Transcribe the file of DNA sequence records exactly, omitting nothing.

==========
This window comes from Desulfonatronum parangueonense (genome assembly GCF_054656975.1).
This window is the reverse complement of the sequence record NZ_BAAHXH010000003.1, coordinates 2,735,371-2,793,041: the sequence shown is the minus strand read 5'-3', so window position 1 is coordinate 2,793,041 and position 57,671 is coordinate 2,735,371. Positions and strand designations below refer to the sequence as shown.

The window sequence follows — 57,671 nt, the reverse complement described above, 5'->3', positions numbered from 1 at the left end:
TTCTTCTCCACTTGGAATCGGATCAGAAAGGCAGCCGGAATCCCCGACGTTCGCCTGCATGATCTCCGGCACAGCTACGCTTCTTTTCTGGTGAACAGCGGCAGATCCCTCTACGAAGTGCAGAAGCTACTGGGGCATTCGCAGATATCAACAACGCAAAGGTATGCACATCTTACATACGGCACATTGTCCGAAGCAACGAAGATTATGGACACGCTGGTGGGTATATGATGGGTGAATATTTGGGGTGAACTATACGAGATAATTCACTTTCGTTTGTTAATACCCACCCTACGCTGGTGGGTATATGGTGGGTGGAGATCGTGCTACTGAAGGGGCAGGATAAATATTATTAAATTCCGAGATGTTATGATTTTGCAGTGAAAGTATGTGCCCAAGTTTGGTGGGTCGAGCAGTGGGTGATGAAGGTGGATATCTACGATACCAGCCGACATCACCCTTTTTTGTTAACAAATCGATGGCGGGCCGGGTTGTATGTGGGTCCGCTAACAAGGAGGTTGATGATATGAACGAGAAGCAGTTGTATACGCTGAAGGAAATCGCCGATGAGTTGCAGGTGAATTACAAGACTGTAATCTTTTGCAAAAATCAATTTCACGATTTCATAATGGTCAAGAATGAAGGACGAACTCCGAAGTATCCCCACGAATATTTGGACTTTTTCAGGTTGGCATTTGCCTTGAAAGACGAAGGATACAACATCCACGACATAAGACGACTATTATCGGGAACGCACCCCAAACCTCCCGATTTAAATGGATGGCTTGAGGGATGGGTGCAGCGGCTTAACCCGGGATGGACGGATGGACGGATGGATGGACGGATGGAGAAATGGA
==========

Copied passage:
This window comes from Desulfonatronum parangueonense (genome assembly GCF_054656975.1).
This window is the reverse complement of the sequence record NZ_BAAHXH010000003.1, coordinates 2,735,371-2,793,041: the sequence shown is the minus strand read 5'-3', so window position 1 is coordinate 2,793,041 and position 57,671 is coordinate 2,735,371. Positions and strand designations below refer to the sequence as shown.

The window sequence follows — 57,671 nt, the reverse complement described above, 5'->3', positions numbered from 1 at the left end:
TTCTTCTCCACTTGGAATCGGATCAGAAAGGCAGCCGGAATCCCCGACGTTCGCCTGCATGATCTCCGGCACAGCTACGCTTCTTTTCTGGTGAACAGCGGCAGATCCCTCTACGAAGTGCAGAAGCTACTGGGGCATTCGCAGATATCAACAACGCAAAGGTATGCACATCTTACATACGGCACATTGTCCGAAGCAACGAAGATTATGGACACGCTGGTGGGTATATGATGGGTGAATATTTGGGGTGAACTATACGAGATAATTCACTTTCGTTTGTTAATACCCACCCTACGCTGGTGGGTATATGGTGGGTGGAGATCGTGCTACTGAAGGGGCAGGATAAATATTATTAAATTCCGAGATGTTATGATTTTGCAGTGAAAGTATGTGCCCAAGTTTGGTGGGTCGAGCAGTGGGTGATGAAGGTGGATATCTACGATACCAGCCGACATCACCCTTTTTTGTTAACAAATCGATGGCGGGCCGGGTTGTATGTGGGTCCGCTAACAAGGAGGTTGATGATATGAACGAGAAGCAGTTGTATACGCTGAAGGAAATCGCCGATGAGTTGCAGGTGAATTACAAGACTGTAATCTTTTGCAAAAATCAATTTCACGATTTCATAATGGTCAAGAATGAAGGACGAACTCCGAAGTATCCCCACGAATATTTGGACTTTTTCAGGTTGGCATTTGCCTTGAAAGACGAAGGATACAACATCCACGACATAAGACGACTATTATCGGGAACGCACCCCAAACCTCCCGATTTAAATGGATGGCTTGAGGGATGGGTGCAGCGGCTTAACCCGGGATGGACGGATGGACGGATGGATGGACGGATGGAGAAATGGA